Students in Australia may or may not find the required serenity at home, just as many students in Asian countries struggle to find tranquillity in small, crowded urban apartments. For this reason, ‘reading rooms’ exist. Could we establish ‘reading rooms’ in Australia?

Interestingly, the reading rooms I visited were located above a train station and a small shopping mall, on top of which the apartments were built. And they were still quiet.

Quiet carriages

Designated quiet train carriages were established on trains in various parts of Australia, and they’re a great idea; if everyone obeys the rules. I’ve been on many quiet carriages which were far from quiet. People blatantly ignored the advice to refrain from noise, or to go to another carriage. On one occasion, I overheard a young woman have a 40-minute phone conversation in which she revealed that she was about to go on a threesome date with a couple she met online, that she never wanted kids, she was struggling through a long-distance relationship with a guy in France and she might be pregnant to another guy, who is definitely not in France. Way too much information, which she had shared with everyone in the carriage.

Obviously selfish and inconsiderate people exist everywhere and in any context. That said, are people now so accustomed to noise that they don’t seek peace and quiet, and are they oblivious to the fact that they’ve destroyed someone else’s peace and quiet?

In the outdoors

One has to wonder whether people have forgotten what peace and quiet feels like. Especially when one ventures outdoors. Hiking and exploring the outdoors should bring respite from noise. But some people bring the noise with them.

On many occasions I’ve been enjoying a nice hike through a beautiful landscape only to hear someone approach with a stereo or speaker blasting out some music. Don’t they get it? The idea of spending time in nature is to get away from the noise of the city and suburbia, not to bring it with you.

Is this what attracts people to extreme adventures? To hikes or bike rides or back country skiing trips miles from anywhere? Is this perhaps the only way to escape noise when every inch of the world has been discovered.

Personally, it is motivation for me to try to stay fit and healthy, so that I can take on more arduous hikes or bike rides which separate me from the hordes of noise makers who always seem to converge on more accessible hiking trails. It’s also why I take for ever to find camping spots these days, because I always live in fear that a car full of people will turn up, crank on the stereo and settle in for a party, when all I wanted was peace and quiet.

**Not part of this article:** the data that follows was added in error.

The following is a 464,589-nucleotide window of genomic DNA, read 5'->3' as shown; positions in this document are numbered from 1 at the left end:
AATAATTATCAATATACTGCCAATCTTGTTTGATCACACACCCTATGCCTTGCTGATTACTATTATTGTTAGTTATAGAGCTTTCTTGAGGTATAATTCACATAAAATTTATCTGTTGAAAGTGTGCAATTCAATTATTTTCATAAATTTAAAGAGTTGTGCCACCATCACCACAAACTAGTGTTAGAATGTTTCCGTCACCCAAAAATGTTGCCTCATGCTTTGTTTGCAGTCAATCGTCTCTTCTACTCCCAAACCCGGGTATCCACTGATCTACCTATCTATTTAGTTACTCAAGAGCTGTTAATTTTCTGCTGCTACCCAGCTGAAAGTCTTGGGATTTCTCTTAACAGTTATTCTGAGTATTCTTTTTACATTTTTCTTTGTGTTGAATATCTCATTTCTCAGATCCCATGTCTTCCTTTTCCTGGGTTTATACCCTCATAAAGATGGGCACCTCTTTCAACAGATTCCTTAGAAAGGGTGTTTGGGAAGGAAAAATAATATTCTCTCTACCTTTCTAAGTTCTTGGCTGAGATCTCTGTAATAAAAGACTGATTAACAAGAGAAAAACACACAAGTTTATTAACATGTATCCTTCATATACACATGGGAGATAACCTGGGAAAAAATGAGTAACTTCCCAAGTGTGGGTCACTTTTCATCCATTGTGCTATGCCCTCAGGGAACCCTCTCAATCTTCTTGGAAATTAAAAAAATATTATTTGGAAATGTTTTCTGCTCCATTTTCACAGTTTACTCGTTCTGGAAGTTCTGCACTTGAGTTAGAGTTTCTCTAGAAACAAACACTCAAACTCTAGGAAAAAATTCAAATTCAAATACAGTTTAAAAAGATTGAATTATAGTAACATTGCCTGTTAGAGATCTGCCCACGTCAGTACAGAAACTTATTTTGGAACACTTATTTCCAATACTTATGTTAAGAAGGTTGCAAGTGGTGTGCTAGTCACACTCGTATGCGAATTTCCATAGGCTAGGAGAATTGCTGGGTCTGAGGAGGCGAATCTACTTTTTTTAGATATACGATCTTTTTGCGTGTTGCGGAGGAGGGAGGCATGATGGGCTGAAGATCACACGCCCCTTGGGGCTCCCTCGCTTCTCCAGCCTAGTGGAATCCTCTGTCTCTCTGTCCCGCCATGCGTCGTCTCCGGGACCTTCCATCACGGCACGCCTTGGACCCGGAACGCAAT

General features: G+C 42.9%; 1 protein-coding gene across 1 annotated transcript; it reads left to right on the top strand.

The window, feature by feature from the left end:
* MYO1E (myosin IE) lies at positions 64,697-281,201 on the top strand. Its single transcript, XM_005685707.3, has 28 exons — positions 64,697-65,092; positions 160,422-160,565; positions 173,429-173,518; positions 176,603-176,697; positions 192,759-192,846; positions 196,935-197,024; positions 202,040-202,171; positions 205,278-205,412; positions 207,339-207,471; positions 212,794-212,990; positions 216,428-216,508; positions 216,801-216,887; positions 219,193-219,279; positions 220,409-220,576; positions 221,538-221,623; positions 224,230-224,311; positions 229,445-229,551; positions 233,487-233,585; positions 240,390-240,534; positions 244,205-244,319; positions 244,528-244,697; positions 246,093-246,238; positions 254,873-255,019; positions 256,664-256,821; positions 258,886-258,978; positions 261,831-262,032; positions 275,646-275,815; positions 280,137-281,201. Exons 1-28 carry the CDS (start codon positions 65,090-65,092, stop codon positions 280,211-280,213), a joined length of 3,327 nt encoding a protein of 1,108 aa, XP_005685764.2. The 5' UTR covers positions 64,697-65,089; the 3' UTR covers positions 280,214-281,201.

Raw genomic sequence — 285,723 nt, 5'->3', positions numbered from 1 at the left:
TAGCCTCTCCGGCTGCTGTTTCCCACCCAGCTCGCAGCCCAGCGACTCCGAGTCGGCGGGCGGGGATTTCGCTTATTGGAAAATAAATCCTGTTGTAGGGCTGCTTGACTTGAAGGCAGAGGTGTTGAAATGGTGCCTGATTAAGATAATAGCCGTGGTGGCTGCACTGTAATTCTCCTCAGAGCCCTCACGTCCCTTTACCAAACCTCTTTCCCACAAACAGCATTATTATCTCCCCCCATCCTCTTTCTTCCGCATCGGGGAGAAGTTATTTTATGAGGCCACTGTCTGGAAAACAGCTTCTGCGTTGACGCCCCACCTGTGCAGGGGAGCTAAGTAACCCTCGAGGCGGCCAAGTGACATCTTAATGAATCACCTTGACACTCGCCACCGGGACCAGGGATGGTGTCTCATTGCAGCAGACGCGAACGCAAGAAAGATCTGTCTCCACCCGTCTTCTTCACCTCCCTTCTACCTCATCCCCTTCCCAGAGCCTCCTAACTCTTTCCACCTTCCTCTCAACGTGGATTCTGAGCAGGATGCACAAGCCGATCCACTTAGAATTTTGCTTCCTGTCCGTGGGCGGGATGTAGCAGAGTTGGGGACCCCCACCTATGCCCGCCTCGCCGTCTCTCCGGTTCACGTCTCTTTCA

In the modern world, many people create the exact thing they were trying to get away from – noise.


Perhaps our noisy world is the result of technology. Technology exists in every facet of our lives and machines and devices follow us everywhere. Machines make noise.

The consequences

What are the consequences of a world full of noise?

A world full of noise is one in which it is harder to concentrate. It is harder to study and it is harder to truly think. This could be contributing to the dumbing down of society. People can’t find the space to read in depth or to contemplate, so they are less knowledgeable, less discerning and more gullible.

If school students can’t find serenity, will they ever understand complex theories, and will they ever make it to the end of a literary classic?


Excessive noise leads to stress. A small amount of loud noise is not harmful. A New Year’s Eve party, a concert, a sporting grand final or a festival are chances to scream and shout and let loose and have fun, and should be celebrated. But endless, annoying, loud, obtrusive noise causes stress, and enduring this noise day after day, year after year, as most of us do in city and urban environments, must be affecting people’s mental health. It is seldom mentioned in discussions of causes of mental health problems, but surely it must be a contributor. Perhaps it is not considered a factor because people are so used to noise in their daily lives.

Noise begets noise

What do you do when you hear an annoying noise? You probably try to block it out. You hear the neighbour’s leaf blower blasting away while you try to work, so you put on your head phones with some white noise. You overhear a banal phone conversation on the train so you plug in your headphones and your favourite play list.

We create our own noise to try to drown out someone else’s.

Where does one go these days to find peace and quiet?


Posted in:

Leave a Reply

Fill in your details below or click an icon to log in: Logo

You are commenting using your account. Log Out /  Change )

Facebook photo

You are commenting using your Facebook account. Log Out /  Change )

Connecting to %s

%d bloggers like this: